As painful as the impending extension of Highway 58 will be (no matter which route is chosen), the one thing I think we all expected was that it would enhance traffic flow.
Turns out things are a touch more complicated.
Yes, the extension will allow drivers on 58 to get further through Bakersfield than Real Road, if not all the way to Interstate 5. At least not yet.
But there are a couple wrinkles I don't think everyone knows about. I didn't.
Wrinkle No. 1: There isn't enough money to build a full complement of onramps to Highway 99 north of 58.
People heading south on 99 who want to continue west on 58 will have to get off on Rosedale Highway, jog around on Mohawk and then jump back on the freeway (which, at that point will be the Westside Parkway). Same thing with people heading east on 58 who want to go north on 99: they'll have to use surface streets.
Those two onramps would have cost about $200 million alone, according to Caltrans. Funding for the entire project is only $700 million.
Besides, according to Caltrans there isn't enough traffic yet to justify building the onramps, even if money were no object.
Wrinkle No. 2: No matter what route is chosen or onramps are built, the Stockdale Highway offramp from 99 and the Brundage Lane off- and onramps to 99 will be closed. Forever.
The ramps were considered only temporary fixes when 58 dead-ended some 30 years ago.
Caltrans plans to take care of that bit of "housekeeping" when the extension project starts.
Those particular ramps were allowed only until the 58/99 interchange was complete, explained Kern Council of Governments Director Ahron Hakimi.
Uh, one could argue that since the interchange will be missing two key onramps, it's not complete.
Reducing our access to and from 99 at the same time we're told we have to wait for more money to build those onramps has a deja-vu-all-over-again feeling to it.
I know big projects like this are built in phases and it's better to get at least one phase done than nothing, as Caltrans Senior Transportation Engineer Rick Helgeson told me.
But it's more than a little disconcerting in a town where freeways seem to start and stop on a whim.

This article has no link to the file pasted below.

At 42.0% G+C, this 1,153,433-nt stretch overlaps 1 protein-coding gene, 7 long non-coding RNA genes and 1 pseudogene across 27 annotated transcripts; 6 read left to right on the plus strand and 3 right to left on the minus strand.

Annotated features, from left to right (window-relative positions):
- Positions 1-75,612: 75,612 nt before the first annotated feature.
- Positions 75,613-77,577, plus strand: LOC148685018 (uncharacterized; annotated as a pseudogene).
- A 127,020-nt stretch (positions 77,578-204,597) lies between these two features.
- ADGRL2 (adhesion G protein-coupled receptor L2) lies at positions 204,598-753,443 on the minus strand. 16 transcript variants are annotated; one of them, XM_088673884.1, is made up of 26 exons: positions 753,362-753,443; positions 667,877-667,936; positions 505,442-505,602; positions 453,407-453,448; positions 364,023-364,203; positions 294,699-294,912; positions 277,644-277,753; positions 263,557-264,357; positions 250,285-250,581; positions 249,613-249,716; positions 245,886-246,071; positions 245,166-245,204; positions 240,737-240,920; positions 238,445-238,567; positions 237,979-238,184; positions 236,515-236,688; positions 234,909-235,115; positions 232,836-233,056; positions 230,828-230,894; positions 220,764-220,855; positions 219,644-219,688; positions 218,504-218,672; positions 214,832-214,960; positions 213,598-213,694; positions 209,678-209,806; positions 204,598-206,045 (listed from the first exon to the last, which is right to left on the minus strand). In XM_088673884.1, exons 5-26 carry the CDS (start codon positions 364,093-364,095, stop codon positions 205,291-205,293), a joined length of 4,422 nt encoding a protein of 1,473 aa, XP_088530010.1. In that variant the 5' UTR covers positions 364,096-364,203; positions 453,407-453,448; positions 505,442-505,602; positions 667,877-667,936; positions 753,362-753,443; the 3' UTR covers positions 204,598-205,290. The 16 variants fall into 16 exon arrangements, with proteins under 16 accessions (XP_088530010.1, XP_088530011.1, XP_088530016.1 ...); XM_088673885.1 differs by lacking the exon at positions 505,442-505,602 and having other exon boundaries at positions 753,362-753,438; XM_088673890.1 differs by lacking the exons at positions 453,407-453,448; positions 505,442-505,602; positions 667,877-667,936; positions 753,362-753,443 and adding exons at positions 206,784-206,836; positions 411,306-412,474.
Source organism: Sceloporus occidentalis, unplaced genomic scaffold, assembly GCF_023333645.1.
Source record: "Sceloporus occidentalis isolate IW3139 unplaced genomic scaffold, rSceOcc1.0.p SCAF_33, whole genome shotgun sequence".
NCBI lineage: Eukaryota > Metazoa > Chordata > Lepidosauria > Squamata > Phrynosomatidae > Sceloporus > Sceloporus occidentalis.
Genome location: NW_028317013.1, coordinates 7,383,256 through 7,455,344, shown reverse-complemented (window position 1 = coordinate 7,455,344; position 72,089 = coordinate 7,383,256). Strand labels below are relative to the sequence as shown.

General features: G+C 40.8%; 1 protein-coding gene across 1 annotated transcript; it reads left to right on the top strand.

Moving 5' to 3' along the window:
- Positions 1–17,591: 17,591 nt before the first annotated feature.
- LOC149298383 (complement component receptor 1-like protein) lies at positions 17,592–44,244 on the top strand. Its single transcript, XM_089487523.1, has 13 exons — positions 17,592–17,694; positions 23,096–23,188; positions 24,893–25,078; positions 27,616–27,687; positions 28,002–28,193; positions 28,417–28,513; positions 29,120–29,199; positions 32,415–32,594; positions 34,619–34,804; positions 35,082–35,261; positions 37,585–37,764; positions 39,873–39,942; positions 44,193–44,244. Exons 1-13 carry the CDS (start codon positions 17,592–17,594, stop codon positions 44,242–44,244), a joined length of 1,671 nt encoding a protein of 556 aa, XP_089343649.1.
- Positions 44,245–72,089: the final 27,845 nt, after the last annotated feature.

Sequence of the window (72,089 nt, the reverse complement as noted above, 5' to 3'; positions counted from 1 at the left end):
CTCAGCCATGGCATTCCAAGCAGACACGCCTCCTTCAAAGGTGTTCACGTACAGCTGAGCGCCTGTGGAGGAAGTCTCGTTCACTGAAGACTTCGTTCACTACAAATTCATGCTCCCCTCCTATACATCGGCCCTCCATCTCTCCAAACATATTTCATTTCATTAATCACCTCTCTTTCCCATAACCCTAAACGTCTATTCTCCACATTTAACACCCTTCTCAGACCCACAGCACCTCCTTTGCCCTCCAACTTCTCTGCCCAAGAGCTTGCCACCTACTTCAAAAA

Hakimi, for his part, said it is his goal to get the money to make sure the ramps are built.
While the ramp moving southbound 99 traffic onto 58 is much less expensive than the opposite ramp, Helgeson told me Caltrans wouldn't build one without the other.
Which means we could be waiting a while before we get all the money we need.
And that could translate into a big pain for yours truly since the 58-99 traffic will be routed onto Rosedale Highway until those ramps are built.
Rosedale Highway, grrrrr.
Hakimi and the Caltrans guys kept telling me it's actually a shorter distance than the onramps will be, if built. That's because 58 will swoop slightly south before connecting to 99.
Shorter in space, maybe, but not in time.
There's a big difference between making a three mile trip at freeway speeds and making even a one mile trip at Rosedale Highway speeds.
There are multiple traffic lights between where folks would get off 99 and back on to 58, I reminded them.
And, oh yeah, there's the Landco Spur! (The bain of my existence.)
That's the train crossing that blocks up traffic every so often, usually when I'm late for work.
Hakimi conceded the project does have a few warts.
"On the surface, yes, it seems like a step backward," he said of closing freeway access and waiting to build the onramps. "But the bigger picture is traffic volume on (Rosedale and Stockdale) will decrease when the project is built. It will go down dramatically."
Others involved in the project reminded me that no one ever thought we'd see a 58 extension project in our lifetimes. And here we are so keep some perspective.
OK. OK. I'll try and remember that while I'm fuming in my car, stuck on Rosedale Highway.
Opinions expressed in this column are those of Lois Henry, not The Bakersfield Californian. Her column appears Wednesdays and Sundays. Comment at http://www.bakersfield.com, call her at 395-7373 or e-mail email@example.com